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Страна Конструктор Название Год Фото Текст

Kondor E.3 / D.I

Страна: Германия

Год: 1918

Fighter

Kondor - D.7 - 1918 - Германия<– –>Korn - Kite - 1918 - Германия


В.Обухович, А.Никифоров Самолеты Первой Мировой войны


После победы на втором конкурсе истребителей моноплана-"парасоль" Фоккер D VIII к созданию подобных аппаратов приступили и некоторые другие компании. Так, конструктор компании "Кондор" Вальтер Ретхель (будущий ведущий конструктор Me 109) в середине 1918 г. разработал истребитель Е.З. От машины Фоккера новый самолет отличался конструкцией крыла. Оно было цельнодеревянным толстого профиля с фанерной обшивкой. Листы обшивки снаружи (по нервюрам) усиливались Л-образными накладками. Фюзеляж конструктивно напоминал Фоккера D VIII: сварная ферма из стальных труб скруглялась фанерными панелями и частично оклеивалась полотном. Киль был деревянным, силовой набор стабилизатора из стальных труб. Оснащался самолет мощным ротативным двигателем Оберурсель Ur.III (160 л. с.) в стандартном, для подобных двигателей мотокапоте. На варианте Е.3а устанавливался двигатель Гебель Goe.III в 200 л. с, укрытый оригинальным капотом.
  Самолет G.3 участвовал в конкурсе истребителей, где продемонстрировал отличные характеристики, а также удивил прочностью конструкции. Летчики-истребители высоко оценили эту машину.
  Командование заказало 100 истребителей, получивших обозначение DI. Вооружались они двумя синхропулеметами "Шпандау*. Однако до конца войны удалось поставить в войска не более 10 машин, которые в боях не участвовали.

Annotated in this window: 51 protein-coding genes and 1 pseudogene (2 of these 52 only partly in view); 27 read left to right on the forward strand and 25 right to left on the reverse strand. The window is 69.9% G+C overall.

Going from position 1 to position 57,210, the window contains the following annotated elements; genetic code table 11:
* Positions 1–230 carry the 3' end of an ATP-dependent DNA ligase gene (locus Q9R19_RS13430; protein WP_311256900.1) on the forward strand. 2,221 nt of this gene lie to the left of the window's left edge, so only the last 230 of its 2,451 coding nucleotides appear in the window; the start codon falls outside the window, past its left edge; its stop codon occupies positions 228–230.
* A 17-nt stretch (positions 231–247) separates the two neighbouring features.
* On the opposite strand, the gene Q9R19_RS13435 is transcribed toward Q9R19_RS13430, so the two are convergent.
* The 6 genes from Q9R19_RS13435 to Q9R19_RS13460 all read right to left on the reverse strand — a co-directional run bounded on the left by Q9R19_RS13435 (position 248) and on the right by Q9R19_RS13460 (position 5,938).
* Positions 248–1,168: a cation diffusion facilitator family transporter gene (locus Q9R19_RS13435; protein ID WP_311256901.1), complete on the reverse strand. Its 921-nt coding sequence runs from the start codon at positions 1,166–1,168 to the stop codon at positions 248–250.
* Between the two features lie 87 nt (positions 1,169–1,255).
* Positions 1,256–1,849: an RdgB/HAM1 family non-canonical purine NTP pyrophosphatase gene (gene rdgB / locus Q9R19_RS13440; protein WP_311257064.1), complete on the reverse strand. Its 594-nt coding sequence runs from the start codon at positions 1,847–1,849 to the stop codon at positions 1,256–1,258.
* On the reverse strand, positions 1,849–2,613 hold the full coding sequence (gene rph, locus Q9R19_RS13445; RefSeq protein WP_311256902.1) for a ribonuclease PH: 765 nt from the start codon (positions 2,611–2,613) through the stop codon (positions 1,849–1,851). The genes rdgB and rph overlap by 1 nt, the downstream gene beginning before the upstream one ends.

Технические данные Кондор D I
  
Двигатель 1 х Оберурсель Ur.III (160 л. с.)
Размеры:
  размах х длина 9,0 х 5,5 м
Площадь крыльев 12,75 м2
Вес
  пустого 460 кг
  взлетный 640 кг
Максимальная скорость 190 км/ч
Вооружение:
  стрелковое 2 х 7,62-мм синхронных пулемета "Шпандау"


O.Thetford, P.Gray German Aircraft of the First World War (Putnam)


Kondor E III and IIIa
  A parasol monoplane in two versions was designed by Rethel and Ehrhardt to participate in the third D types Competition in October 1918. The E III was fitted with 140 h.p. Oberursel U III engine and had a cut-away horse-shoe-type cowling; the E IIIa (above) had the 200 h.p. Goebel IIIa, which was enclosed in a circular cowling with louvred vents all round it. Engine, 140 h.p. Oberursel U III (E IIIa), 200 h.p. Goebel IIIa (E IIIa). Span, 9 0 m. (29 ft. 6 3/8 in.). Length, 5.8 m. (19 ft. 0 3/8 in.). Height, 2.745 in. (9 ft. 0 in.). Area, 12.4 sq.m. (134 sq.ft.). Weights: Empty, 465 kg. (1,023 lb.). Loaded, 660 kg. (1,452 lb.). Speed, 195 km.hr. (121.875 m.p.h.), E III; 200 km.hr. (125 m.p.h.), E IIIa. Climb. 5,000 m. (16,400 ft.), 16 min. E III; 11 min. E IIIa.


W.Green, G.Swanborough The Complete Book of Fighters


KONDOR E 3 (D I) Germany